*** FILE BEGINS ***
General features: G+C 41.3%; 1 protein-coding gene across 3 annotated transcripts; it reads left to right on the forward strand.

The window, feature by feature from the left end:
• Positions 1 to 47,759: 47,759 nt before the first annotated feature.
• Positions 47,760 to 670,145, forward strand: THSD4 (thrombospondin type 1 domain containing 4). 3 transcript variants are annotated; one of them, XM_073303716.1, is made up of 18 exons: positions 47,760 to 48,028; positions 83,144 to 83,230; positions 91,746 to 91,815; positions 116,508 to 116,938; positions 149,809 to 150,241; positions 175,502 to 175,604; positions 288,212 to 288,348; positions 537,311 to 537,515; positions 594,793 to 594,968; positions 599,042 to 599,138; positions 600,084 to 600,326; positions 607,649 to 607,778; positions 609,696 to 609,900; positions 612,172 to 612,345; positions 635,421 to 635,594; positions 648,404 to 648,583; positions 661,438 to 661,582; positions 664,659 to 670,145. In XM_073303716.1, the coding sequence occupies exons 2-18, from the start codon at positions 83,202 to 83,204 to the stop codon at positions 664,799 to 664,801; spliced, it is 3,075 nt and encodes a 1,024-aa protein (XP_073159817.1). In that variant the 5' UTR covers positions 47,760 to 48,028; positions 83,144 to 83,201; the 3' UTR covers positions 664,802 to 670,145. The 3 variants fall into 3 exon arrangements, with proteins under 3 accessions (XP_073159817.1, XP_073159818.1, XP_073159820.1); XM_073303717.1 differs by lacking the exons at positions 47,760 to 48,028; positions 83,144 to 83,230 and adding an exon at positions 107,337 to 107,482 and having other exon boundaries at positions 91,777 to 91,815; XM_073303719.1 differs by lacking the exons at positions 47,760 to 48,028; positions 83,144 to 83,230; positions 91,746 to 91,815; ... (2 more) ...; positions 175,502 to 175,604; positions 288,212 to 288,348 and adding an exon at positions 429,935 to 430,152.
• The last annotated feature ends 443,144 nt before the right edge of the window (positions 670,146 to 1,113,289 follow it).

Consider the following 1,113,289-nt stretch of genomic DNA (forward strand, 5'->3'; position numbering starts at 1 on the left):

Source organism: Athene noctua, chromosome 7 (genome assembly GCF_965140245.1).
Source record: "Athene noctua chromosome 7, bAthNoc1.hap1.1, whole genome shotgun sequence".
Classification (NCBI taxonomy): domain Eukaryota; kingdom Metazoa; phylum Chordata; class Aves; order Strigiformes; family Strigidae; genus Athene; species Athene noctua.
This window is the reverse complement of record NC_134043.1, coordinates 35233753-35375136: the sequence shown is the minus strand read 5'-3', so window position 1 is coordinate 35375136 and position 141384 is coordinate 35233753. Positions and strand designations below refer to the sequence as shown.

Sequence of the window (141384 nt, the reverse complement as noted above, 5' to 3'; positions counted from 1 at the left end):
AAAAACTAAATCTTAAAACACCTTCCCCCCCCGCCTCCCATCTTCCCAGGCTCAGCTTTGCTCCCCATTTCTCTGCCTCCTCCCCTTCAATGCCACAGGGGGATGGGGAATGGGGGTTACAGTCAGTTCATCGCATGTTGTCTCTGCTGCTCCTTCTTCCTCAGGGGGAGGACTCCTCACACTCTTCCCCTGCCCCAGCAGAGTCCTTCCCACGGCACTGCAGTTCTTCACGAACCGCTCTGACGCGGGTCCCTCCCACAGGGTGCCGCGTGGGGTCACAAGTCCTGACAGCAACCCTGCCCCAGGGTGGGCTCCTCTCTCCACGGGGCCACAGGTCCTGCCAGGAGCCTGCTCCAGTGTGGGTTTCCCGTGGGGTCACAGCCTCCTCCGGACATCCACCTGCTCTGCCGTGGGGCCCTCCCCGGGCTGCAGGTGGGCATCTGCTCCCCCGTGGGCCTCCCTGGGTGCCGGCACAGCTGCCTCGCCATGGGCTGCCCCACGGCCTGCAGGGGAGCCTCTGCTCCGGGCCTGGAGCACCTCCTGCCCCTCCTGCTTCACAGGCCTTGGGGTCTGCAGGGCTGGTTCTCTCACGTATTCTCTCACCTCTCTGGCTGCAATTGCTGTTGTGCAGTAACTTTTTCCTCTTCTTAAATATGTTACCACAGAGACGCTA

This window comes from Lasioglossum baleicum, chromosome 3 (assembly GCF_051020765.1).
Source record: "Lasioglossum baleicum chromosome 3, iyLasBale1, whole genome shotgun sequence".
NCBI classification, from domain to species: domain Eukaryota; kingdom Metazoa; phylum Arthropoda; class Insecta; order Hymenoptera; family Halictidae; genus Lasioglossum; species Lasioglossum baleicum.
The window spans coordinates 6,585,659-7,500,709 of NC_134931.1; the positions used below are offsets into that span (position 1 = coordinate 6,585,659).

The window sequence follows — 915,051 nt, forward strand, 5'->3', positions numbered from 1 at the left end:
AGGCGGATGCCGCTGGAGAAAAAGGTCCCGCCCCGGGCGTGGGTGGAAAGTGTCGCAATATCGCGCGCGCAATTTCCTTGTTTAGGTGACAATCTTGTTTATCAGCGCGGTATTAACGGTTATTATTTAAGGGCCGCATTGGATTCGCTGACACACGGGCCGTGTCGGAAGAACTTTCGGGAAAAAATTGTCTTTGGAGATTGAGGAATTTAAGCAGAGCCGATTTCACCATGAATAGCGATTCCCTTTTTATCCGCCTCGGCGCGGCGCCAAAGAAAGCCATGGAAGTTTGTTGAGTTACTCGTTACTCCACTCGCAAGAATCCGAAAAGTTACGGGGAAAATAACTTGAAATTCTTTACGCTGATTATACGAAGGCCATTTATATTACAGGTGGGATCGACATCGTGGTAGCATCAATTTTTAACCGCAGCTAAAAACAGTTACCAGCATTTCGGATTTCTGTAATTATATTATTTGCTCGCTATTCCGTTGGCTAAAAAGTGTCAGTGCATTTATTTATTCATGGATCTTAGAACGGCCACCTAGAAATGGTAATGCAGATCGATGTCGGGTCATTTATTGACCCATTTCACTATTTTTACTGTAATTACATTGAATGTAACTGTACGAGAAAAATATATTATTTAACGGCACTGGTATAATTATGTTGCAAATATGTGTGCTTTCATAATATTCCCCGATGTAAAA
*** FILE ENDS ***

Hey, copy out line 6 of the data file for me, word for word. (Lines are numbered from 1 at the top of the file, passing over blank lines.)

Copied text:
Consider the following 1,113,289-nt stretch of genomic DNA (forward strand, 5'->3'; position numbering starts at 1 on the left):